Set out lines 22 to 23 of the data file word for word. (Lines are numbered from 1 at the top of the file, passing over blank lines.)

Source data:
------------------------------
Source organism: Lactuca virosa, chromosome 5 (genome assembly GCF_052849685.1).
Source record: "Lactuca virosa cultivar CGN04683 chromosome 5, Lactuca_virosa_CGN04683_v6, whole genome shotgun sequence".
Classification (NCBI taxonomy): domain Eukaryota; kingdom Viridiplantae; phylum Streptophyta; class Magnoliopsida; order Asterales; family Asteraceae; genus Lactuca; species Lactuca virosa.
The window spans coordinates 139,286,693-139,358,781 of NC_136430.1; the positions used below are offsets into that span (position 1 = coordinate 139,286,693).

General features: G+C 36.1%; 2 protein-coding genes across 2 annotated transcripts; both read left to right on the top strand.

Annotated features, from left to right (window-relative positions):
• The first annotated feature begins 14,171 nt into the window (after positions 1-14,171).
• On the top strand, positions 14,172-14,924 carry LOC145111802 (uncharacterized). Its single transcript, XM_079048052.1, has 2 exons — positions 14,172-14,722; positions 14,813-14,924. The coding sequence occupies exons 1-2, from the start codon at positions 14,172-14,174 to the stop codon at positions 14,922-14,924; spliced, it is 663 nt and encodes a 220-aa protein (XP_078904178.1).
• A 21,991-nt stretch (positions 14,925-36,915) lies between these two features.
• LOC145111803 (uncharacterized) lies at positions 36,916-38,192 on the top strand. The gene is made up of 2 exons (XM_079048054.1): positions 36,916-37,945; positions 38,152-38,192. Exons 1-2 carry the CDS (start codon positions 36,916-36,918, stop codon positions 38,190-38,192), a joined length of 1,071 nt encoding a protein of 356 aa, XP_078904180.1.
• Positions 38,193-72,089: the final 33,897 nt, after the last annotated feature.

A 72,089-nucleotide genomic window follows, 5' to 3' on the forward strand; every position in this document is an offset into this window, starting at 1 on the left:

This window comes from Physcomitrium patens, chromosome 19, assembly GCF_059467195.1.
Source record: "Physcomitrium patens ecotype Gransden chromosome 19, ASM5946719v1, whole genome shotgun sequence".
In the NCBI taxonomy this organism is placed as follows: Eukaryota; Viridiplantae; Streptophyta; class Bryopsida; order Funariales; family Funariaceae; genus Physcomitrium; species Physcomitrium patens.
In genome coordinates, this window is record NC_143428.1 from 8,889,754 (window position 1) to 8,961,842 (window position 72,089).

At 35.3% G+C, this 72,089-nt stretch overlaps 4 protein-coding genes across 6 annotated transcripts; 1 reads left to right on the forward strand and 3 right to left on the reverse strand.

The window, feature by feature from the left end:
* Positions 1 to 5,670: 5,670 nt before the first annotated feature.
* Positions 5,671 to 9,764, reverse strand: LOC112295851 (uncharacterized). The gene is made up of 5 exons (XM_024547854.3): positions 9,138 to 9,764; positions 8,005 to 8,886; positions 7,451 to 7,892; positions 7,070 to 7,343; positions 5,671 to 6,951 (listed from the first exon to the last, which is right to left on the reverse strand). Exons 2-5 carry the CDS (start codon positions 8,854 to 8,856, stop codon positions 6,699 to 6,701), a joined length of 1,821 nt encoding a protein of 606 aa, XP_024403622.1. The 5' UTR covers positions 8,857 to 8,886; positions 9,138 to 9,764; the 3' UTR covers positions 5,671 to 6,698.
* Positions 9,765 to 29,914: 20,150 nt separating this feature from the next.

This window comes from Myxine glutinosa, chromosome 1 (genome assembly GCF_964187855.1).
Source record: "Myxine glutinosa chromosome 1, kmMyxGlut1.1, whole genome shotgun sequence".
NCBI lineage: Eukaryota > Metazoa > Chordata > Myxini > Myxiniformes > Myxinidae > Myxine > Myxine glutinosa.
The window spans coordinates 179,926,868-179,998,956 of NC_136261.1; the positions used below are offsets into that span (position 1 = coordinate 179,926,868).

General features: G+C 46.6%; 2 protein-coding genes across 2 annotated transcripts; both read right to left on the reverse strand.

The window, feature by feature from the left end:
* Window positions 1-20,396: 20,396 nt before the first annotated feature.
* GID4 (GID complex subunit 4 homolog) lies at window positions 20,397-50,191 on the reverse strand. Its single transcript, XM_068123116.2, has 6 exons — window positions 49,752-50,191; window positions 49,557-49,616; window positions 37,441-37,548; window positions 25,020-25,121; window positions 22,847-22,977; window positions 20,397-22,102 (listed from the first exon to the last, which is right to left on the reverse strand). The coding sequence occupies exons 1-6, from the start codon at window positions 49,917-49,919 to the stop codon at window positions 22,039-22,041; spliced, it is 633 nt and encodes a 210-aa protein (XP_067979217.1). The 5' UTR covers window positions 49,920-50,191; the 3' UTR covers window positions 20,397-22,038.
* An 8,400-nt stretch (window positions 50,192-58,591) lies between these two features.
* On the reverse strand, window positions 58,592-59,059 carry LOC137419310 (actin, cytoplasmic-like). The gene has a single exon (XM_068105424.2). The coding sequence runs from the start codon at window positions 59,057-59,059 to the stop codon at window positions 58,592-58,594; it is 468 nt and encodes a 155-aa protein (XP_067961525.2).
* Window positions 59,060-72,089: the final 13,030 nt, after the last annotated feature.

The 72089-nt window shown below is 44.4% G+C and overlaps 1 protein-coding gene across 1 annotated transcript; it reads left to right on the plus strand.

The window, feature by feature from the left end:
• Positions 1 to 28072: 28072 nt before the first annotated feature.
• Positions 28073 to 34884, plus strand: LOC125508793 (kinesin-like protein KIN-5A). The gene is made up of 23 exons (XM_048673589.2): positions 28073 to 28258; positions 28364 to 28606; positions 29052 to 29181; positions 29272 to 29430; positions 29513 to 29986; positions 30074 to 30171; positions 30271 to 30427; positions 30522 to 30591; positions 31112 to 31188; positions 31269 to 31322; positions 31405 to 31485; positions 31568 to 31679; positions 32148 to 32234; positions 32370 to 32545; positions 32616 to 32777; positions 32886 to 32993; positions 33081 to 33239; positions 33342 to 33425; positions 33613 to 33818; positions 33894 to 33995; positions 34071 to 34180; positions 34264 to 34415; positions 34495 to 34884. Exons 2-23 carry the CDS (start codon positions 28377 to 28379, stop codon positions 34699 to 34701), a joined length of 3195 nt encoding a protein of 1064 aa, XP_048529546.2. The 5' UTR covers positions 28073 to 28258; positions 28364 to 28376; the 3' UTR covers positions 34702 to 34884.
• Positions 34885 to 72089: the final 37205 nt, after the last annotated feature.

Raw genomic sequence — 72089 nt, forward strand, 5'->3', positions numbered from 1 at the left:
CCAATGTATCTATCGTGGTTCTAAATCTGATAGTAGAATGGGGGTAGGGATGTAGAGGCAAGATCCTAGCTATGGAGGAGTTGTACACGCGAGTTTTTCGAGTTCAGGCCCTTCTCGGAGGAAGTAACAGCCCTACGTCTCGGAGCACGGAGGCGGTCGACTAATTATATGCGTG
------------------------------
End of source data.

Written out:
This window comes from Myxine glutinosa, chromosome 1 (genome assembly GCF_964187855.1).
Source record: "Myxine glutinosa chromosome 1, kmMyxGlut1.1, whole genome shotgun sequence".